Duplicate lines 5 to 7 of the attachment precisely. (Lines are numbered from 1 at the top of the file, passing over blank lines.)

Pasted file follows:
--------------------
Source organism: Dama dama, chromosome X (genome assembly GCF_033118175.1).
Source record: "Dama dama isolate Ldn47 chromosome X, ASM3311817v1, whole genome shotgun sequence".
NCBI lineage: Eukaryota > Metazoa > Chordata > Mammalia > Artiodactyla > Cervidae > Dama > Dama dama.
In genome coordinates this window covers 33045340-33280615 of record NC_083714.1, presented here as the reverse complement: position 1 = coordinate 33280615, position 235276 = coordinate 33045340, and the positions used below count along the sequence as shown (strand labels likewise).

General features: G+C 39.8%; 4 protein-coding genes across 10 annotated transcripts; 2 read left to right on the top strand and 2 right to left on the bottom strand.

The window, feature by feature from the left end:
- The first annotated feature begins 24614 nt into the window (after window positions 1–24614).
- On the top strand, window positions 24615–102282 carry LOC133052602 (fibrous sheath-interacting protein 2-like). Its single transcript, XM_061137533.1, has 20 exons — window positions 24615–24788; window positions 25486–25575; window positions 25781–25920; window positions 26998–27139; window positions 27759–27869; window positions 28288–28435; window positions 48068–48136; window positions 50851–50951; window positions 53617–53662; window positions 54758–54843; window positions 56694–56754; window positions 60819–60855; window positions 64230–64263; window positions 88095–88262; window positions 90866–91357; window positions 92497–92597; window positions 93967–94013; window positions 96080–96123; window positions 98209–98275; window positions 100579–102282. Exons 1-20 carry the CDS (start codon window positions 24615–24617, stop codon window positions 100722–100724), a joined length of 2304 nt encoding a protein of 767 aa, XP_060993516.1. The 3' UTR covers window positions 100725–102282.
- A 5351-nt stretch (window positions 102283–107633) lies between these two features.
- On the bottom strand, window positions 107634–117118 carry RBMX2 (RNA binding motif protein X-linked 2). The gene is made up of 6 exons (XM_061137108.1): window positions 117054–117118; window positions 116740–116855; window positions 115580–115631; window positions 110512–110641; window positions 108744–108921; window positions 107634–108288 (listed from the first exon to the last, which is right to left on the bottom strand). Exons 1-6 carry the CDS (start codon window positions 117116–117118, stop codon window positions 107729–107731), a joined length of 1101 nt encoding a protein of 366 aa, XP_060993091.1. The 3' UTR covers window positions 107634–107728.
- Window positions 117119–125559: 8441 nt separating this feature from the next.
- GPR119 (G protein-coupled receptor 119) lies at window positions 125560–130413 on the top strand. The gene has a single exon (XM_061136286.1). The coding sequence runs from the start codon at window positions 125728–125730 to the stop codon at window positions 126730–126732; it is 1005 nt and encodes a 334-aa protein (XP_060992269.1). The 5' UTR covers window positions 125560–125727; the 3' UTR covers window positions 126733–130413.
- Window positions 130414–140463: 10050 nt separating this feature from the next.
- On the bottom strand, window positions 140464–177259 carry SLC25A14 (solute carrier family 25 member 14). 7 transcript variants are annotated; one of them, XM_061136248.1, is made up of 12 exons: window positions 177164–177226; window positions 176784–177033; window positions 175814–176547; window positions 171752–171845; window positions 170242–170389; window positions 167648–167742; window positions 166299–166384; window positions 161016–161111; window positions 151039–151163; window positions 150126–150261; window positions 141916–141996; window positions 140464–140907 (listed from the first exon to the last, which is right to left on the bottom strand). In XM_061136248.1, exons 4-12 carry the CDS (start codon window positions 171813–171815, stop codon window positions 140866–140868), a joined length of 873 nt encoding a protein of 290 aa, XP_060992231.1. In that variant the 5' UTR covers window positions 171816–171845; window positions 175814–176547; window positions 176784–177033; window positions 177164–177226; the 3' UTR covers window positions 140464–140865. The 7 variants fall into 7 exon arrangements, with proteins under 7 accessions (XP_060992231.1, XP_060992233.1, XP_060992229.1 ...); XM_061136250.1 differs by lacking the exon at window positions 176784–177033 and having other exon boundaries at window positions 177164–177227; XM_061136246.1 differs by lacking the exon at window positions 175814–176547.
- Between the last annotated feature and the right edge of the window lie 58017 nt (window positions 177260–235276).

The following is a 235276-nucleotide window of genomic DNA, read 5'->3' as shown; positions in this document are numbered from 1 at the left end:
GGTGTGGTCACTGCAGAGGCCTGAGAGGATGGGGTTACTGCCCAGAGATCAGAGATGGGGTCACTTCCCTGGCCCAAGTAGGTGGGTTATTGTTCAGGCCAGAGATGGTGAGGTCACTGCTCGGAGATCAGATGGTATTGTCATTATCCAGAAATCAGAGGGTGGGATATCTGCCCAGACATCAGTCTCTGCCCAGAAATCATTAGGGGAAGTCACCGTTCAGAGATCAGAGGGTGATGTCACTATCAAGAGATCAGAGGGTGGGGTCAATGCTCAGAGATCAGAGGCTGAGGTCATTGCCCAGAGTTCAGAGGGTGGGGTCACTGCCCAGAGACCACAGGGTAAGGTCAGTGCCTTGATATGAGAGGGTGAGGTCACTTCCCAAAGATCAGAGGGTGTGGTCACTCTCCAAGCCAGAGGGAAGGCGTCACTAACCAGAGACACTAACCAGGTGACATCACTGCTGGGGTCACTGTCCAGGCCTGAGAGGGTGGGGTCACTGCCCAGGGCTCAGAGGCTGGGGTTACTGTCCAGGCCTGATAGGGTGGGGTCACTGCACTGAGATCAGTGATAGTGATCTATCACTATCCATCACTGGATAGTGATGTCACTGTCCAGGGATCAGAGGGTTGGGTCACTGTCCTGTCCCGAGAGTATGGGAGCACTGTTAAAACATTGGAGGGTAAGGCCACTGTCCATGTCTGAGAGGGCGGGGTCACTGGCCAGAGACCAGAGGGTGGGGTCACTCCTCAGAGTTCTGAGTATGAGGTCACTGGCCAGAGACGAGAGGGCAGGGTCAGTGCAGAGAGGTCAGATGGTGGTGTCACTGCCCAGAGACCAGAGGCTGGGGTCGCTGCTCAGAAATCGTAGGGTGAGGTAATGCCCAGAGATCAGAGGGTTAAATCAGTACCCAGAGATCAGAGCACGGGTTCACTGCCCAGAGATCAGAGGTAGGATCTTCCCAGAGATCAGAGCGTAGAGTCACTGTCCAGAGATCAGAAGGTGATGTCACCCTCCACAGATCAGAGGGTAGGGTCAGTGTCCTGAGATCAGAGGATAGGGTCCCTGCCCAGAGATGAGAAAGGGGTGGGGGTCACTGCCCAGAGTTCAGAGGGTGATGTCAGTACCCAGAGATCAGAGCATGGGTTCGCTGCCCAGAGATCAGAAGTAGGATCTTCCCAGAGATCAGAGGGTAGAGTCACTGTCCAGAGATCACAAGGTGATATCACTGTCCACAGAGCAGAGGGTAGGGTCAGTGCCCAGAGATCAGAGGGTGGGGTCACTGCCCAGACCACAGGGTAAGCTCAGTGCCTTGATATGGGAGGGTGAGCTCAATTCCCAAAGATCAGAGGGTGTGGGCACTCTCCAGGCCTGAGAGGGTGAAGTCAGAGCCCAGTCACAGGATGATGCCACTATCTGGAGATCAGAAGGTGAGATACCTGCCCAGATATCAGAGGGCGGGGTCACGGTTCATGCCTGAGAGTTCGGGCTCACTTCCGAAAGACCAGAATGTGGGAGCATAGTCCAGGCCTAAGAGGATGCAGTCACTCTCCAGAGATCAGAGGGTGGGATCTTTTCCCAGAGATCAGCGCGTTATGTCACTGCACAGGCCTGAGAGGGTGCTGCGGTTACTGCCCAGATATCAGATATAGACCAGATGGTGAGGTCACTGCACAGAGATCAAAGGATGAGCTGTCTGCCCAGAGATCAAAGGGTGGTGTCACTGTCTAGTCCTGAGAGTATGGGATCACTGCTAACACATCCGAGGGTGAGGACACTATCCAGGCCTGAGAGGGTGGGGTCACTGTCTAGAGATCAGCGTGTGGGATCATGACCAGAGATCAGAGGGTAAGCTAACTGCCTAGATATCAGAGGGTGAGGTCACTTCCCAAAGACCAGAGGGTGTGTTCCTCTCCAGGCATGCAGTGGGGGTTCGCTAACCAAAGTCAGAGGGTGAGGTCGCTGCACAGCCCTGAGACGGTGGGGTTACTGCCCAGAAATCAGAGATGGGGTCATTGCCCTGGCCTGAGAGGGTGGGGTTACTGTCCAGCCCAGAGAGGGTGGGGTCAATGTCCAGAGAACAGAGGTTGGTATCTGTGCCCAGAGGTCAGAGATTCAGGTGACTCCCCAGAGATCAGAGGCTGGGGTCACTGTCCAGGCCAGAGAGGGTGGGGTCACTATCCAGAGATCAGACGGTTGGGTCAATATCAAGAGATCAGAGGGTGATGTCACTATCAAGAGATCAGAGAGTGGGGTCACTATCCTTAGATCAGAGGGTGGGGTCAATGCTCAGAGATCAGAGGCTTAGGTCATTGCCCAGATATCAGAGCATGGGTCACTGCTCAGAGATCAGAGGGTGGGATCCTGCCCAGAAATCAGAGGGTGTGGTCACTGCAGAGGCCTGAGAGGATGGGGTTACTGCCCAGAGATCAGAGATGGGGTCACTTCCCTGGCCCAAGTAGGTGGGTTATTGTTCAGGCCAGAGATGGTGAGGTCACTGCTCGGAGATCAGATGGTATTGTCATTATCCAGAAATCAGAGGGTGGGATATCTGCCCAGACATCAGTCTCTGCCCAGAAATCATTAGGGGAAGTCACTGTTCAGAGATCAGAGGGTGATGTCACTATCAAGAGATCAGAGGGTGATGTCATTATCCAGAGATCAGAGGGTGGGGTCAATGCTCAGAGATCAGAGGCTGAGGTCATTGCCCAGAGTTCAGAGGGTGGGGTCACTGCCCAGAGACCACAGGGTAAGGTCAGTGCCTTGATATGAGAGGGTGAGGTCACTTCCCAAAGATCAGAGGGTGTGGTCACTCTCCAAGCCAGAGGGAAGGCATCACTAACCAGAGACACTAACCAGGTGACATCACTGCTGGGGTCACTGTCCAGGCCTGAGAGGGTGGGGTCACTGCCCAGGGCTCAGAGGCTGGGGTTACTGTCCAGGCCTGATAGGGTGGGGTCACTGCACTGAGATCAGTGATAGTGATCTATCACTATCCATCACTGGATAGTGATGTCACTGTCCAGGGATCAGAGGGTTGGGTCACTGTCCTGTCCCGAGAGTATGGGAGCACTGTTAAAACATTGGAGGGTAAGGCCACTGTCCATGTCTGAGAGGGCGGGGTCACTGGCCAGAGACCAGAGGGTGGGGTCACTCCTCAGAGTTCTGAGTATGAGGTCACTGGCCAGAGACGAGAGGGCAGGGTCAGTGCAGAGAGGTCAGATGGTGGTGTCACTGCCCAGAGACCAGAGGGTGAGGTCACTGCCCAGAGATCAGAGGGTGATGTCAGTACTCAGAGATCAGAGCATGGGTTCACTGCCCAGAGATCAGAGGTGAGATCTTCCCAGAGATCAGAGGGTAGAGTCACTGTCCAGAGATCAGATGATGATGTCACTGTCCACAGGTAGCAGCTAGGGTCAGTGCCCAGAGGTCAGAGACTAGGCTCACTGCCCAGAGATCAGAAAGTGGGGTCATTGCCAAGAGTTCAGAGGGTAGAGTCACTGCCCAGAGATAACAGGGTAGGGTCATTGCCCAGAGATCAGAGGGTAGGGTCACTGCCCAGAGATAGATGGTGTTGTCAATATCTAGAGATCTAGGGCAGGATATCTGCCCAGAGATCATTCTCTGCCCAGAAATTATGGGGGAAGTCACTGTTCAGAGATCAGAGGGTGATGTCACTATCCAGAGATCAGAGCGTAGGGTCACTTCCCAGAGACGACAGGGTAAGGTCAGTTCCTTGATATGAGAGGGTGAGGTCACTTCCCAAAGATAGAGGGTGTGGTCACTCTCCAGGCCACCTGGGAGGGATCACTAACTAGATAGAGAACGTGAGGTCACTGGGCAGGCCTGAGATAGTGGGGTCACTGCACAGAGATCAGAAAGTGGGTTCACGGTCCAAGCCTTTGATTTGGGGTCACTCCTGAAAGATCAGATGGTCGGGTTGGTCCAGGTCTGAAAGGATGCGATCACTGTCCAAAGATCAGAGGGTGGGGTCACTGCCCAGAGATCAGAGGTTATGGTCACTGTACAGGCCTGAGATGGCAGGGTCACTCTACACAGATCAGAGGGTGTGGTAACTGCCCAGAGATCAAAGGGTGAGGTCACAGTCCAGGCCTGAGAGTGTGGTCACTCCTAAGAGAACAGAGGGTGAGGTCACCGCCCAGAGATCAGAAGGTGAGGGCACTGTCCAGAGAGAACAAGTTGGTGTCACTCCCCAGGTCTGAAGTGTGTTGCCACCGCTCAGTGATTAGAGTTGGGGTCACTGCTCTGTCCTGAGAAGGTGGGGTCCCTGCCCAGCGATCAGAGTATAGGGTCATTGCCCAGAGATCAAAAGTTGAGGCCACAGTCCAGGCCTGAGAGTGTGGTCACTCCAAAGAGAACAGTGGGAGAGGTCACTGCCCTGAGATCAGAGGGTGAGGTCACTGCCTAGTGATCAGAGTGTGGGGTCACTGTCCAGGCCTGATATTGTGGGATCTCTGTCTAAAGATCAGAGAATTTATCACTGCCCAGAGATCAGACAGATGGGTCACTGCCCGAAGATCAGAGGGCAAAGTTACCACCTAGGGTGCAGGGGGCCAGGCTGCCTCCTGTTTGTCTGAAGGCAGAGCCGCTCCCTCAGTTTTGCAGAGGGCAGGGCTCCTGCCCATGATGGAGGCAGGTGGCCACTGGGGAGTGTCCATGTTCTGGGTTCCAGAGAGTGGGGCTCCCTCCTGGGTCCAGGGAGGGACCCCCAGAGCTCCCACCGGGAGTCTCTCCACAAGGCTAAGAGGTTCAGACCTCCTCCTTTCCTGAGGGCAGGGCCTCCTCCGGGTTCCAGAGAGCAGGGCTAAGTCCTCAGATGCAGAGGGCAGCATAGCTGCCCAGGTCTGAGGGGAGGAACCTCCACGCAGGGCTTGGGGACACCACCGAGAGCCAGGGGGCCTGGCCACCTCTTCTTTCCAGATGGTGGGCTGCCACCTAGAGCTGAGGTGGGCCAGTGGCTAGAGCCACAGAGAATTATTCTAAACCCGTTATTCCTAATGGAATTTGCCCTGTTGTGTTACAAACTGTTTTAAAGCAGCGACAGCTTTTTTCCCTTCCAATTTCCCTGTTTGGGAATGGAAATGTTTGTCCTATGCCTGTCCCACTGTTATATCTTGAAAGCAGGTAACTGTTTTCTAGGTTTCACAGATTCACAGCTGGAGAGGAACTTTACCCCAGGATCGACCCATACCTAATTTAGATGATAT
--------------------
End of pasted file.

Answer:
General features: G+C 39.8%; 4 protein-coding genes across 10 annotated transcripts; 2 read left to right on the top strand and 2 right to left on the bottom strand.

The window, feature by feature from the left end:
- The first annotated feature begins 24614 nt into the window (after window positions 1–24614).